April Bower (Choir Director): Fred's right; we were already 30 mins over our allotted setup time and sound check, finally we felt like we had to just go with what we had. Maybe someone needs to figure out a formula that predicts adequate setup time based on instruments x no. of musicians x # of monitors or something!
However, the one thing that I think would have made the biggest difference was the placement of the microphone that was to pick up the choir. The way the risers were set up, with the singers off the floor on the risers, and me the director down on the floor, the singers had to look down to follow me, which they did; but the microphone was above their heads, and so they had to sing away from it to stay together and with me . If the mic had been placed better, lower and more centered in front of the choir, I think the audience would have heard us pretty well.
Steve: I know for a fact that one of the choir mics was never on. Our poor sound engineer never got a check on those mics. He kept turning them up during the show, but the only thing getting through was the overall stage volume. In effect, the choir mics just amplified the band, which was already too loud.
It was one of the worst sound checks I've ever seen. The monitor mix engineer wanted to make certain that he had signals running to his board. As soon as he found a channel, he'd move on to the next. At the end of his checklist, we were told that was it for the sound check. If I hadn't begged, we wouldn't have had the chance to play a note for a warm-up. We played about 2 minutes of one song, told the crew we couldn't hear anything, and that was the end of it. The curtain rose about 5 minutes later.
April: that is the first I'm hearing that one of the choir mics wasn't even on -- and I thought we only had one mic anyway.
Steve: The good news is that we have a great recording studio here. You will hear the choir on the live album, and everything else for that matter. That is all that matters at this point.
I concur , hearing the recording and the choir coming through so well and sounding so great is even sweeter now since we were so frustrated then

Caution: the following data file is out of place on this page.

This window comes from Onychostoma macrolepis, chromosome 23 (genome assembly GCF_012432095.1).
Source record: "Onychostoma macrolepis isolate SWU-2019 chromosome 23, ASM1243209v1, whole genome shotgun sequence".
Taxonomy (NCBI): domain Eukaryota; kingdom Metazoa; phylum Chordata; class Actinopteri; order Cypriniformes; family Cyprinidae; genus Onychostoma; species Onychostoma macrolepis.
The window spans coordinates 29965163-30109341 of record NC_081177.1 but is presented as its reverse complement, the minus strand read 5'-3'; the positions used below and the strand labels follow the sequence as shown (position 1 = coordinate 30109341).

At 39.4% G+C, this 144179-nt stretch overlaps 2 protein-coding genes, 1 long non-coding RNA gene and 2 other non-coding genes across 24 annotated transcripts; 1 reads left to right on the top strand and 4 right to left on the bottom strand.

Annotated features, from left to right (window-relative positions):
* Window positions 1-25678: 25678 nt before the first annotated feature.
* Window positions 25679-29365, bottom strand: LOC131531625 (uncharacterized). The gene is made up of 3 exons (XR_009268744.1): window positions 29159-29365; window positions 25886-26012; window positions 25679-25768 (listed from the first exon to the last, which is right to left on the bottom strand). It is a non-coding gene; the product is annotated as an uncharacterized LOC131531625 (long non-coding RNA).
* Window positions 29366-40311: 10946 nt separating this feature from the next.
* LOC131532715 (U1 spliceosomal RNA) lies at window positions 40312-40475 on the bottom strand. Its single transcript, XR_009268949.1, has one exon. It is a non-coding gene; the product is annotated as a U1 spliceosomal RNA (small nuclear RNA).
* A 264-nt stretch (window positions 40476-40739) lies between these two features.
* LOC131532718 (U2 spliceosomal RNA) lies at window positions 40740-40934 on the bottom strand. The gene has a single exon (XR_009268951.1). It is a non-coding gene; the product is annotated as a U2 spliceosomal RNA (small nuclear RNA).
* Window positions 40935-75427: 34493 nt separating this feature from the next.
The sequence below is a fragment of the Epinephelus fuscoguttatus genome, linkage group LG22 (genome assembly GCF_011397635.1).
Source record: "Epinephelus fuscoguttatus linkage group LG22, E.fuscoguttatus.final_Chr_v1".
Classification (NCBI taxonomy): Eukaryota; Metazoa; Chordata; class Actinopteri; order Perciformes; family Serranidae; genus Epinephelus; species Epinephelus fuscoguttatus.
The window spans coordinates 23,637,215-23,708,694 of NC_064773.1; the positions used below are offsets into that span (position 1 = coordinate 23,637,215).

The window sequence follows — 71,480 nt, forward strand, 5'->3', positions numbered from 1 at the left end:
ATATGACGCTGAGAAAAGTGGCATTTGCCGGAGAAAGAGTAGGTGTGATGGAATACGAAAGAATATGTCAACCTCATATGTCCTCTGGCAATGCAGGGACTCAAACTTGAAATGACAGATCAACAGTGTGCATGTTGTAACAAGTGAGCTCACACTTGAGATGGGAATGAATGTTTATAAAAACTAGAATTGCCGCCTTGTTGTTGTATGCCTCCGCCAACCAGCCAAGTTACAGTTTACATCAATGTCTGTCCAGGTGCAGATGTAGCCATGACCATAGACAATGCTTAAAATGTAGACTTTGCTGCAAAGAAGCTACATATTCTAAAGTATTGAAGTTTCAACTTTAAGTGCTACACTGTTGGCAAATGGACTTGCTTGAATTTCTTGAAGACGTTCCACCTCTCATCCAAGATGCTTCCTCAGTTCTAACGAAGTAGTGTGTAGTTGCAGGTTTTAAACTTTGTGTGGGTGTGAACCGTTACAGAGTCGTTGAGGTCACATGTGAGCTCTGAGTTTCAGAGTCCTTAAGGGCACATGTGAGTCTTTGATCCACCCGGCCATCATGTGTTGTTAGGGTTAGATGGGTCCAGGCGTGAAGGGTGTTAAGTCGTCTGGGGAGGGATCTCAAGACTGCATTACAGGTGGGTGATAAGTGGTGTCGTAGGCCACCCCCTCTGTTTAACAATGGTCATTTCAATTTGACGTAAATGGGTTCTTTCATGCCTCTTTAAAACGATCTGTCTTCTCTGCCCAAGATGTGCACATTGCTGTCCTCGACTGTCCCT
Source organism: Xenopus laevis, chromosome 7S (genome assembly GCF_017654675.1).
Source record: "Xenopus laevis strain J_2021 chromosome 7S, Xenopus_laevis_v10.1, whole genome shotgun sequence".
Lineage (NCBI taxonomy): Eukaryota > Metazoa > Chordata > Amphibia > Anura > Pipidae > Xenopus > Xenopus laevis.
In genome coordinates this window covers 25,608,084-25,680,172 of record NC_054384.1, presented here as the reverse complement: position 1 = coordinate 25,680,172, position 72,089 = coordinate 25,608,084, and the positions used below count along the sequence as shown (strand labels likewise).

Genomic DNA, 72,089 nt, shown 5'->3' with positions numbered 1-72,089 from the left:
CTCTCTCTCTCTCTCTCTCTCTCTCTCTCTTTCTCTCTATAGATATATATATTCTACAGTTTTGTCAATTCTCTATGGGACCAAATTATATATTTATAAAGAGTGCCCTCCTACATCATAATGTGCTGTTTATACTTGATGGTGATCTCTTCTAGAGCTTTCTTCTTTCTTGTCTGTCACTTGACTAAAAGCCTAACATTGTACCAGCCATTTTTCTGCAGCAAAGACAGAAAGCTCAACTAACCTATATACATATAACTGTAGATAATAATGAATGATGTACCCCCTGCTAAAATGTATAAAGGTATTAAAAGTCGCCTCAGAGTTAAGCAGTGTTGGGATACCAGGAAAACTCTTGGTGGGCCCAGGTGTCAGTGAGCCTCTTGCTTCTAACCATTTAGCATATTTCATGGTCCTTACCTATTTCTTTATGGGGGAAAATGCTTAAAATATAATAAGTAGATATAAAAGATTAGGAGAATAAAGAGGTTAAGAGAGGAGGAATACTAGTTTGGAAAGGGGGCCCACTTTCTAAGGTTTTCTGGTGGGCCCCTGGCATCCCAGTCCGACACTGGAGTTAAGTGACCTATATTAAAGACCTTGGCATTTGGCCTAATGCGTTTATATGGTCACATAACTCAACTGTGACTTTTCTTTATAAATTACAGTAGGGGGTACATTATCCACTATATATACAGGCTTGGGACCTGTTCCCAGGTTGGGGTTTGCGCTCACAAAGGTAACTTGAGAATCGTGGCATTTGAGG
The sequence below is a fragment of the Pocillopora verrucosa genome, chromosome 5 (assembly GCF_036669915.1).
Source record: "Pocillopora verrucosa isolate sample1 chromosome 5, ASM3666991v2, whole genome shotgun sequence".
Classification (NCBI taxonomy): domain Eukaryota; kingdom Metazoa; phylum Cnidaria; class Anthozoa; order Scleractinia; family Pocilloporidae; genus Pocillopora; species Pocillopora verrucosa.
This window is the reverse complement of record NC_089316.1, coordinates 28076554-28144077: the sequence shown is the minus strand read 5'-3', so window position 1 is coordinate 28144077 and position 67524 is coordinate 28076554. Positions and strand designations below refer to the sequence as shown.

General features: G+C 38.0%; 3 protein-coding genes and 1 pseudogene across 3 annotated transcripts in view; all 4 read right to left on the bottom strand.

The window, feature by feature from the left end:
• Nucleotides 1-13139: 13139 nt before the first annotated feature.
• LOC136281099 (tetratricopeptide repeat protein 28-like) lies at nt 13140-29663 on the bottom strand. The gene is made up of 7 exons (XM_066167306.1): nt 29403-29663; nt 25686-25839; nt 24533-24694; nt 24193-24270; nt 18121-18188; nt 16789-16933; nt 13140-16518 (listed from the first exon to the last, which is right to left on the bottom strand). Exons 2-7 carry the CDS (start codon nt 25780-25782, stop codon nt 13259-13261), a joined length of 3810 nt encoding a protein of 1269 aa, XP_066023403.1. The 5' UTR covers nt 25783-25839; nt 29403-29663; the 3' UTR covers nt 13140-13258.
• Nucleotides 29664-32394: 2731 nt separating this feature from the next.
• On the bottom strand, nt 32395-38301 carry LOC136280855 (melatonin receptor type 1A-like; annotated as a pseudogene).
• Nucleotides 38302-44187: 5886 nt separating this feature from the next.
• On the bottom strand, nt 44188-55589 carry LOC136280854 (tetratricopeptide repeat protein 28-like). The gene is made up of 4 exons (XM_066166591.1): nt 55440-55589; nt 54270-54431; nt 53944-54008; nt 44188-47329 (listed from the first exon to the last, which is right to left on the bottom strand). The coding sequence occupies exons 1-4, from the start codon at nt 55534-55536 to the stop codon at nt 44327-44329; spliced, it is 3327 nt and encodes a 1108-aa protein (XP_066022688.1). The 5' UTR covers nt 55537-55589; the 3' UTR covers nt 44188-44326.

SoT/PE: This drummer Matt Mendians made quite an impression with his performance at NEARfest. To me he sounds a lot like Dream Theater's Mike Portnoy! Where did you find this guy?
Fred: Well, he'll be pleased to hear that because Portnoy is one of Matt's heroes! He was referred to us by a good friend that sang and played drums for one of Steve's earlier bands. We trusted his judgment enough that we basically met Matt at our first rehearsal for NEARFest. If he hadn't been good we would have been in deep trouble, but obviously it all worked out.
SoT/PE: Following NEARfest, you performed at Rhythm and Brews, which was filmed for the Lex Live DVD. Could you tell us a bit about the making of this, and the thoughts behind some of the delightful bonus footage?
Fred: That gig came out of our inability to film NEARFest. Basically, you're dealing with a lot of Union stuff in New Jersey. You know, you're paying 8 guys because the union says you have to. What do they do? Nothing, apparently. But you're out thousands of dollars before you even get started. It was utterly unfeasible, and that's why you won't be seeing any Camel At NEARFest DVD's, or Flower Kings At NEARFest on DVD, or anything else.
But we absolutely had to take advantage of the fact we were doing shows again and sounding pretty decent. Doing something at home was the best way to pull it off.
Most of the bonus footage was stuff from the vaults that we were hoping could turn up on a DVD someday. We have tons more; but we used all we could fit in.
SoT/PE: Following up the critically acclaimed Lex Rex must not have been an easy task. What ideas on how to do this did you have in preparation for the current album Shadowlands?
Fred: Essentially, our idea was not to stray too far from the Lex Rex sound because it was working well, but not to make "Son Of Lex Rex" either. To borrow a phrase from Sesame Street, do something "different, but the same."
SoT/PE: Glass Hammer albums prior to this one all had concepts, yet this one seems to tell several different stories. Was this something you planned trying this time around?
Fred: Very much. I kind of begged to not be locked into a concept, just one time. The funny thing is a lot of people seem to sort of see a concept of some sort in there anyway.
Steve: Lex Rex just seemed like such a big and important story, at least to me. I had no real desire to try and 'top' it. Lyrically, I didn't have any burning desire to tell a full-length story either. It seemed the time was right to free GH from the concept album 'trap' for awhile.